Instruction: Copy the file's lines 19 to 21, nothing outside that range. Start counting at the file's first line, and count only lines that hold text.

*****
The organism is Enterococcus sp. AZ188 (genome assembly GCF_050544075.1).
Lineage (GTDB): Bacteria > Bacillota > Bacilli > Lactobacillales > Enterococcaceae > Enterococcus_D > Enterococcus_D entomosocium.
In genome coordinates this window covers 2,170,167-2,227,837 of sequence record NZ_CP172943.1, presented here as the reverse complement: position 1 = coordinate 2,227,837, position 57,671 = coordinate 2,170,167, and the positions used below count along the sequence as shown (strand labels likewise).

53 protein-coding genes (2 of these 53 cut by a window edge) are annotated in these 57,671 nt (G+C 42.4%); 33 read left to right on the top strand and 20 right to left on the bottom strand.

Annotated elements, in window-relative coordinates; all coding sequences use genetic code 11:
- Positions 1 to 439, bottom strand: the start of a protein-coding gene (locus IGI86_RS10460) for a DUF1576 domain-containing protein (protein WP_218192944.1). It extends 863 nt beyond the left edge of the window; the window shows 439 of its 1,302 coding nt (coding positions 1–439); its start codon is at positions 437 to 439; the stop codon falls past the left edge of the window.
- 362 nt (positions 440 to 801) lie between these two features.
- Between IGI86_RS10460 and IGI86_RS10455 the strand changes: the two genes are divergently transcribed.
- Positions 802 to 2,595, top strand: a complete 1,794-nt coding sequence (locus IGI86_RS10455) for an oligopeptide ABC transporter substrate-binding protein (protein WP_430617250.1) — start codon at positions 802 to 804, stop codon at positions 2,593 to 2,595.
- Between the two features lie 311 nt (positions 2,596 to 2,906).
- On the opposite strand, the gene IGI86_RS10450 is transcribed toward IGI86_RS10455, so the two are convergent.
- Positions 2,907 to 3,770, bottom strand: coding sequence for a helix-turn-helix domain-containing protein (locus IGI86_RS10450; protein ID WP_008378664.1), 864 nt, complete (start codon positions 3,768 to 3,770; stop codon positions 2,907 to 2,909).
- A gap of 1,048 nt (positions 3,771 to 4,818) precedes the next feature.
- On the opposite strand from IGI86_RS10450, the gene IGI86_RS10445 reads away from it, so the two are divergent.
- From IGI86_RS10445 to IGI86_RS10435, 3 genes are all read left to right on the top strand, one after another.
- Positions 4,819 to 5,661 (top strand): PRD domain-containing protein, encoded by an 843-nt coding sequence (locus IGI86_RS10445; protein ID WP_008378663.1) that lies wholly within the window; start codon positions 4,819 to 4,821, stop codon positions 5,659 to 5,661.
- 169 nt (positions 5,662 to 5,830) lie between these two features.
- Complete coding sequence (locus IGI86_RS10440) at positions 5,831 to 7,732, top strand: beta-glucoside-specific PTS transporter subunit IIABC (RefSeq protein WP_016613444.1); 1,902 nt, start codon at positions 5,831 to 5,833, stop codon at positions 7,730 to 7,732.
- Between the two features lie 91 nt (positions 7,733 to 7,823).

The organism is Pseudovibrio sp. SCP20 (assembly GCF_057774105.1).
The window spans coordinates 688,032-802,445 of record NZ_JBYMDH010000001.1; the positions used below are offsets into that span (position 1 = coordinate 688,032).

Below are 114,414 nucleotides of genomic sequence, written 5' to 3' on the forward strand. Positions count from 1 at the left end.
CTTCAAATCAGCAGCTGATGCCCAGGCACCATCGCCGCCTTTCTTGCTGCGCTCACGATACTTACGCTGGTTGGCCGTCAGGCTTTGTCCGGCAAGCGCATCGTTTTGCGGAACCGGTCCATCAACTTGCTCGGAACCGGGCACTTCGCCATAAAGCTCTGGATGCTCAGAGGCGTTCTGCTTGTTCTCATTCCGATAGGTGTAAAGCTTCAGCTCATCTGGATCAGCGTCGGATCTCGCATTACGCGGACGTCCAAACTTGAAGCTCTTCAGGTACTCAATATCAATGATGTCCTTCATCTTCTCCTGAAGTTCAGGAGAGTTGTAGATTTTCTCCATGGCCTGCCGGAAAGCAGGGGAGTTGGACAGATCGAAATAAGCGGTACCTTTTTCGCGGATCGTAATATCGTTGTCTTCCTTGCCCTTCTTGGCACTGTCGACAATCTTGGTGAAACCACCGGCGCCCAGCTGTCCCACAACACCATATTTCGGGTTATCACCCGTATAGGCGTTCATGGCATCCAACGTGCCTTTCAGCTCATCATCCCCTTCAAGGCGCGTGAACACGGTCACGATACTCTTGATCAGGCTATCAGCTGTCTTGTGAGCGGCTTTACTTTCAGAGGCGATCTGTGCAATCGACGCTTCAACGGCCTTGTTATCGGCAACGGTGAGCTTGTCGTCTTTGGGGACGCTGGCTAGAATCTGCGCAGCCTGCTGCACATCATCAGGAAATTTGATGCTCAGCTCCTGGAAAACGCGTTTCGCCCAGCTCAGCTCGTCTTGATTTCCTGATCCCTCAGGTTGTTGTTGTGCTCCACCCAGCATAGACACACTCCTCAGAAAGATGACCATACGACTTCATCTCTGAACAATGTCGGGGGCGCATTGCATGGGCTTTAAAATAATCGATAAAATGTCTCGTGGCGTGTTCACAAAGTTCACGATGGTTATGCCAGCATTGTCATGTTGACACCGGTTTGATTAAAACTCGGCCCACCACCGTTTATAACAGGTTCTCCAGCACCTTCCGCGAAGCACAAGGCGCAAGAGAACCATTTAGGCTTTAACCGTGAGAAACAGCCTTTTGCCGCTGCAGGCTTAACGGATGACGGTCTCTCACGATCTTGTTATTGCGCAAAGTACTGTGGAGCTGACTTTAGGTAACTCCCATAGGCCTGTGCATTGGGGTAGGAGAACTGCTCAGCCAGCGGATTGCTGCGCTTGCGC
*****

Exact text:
- Between the two features lie 91 nt (positions 7,733 to 7,823).

The organism is Pseudovibrio sp. SCP20 (assembly GCF_057774105.1).
The window spans coordinates 688,032-802,445 of record NZ_JBYMDH010000001.1; the positions used below are offsets into that span (position 1 = coordinate 688,032).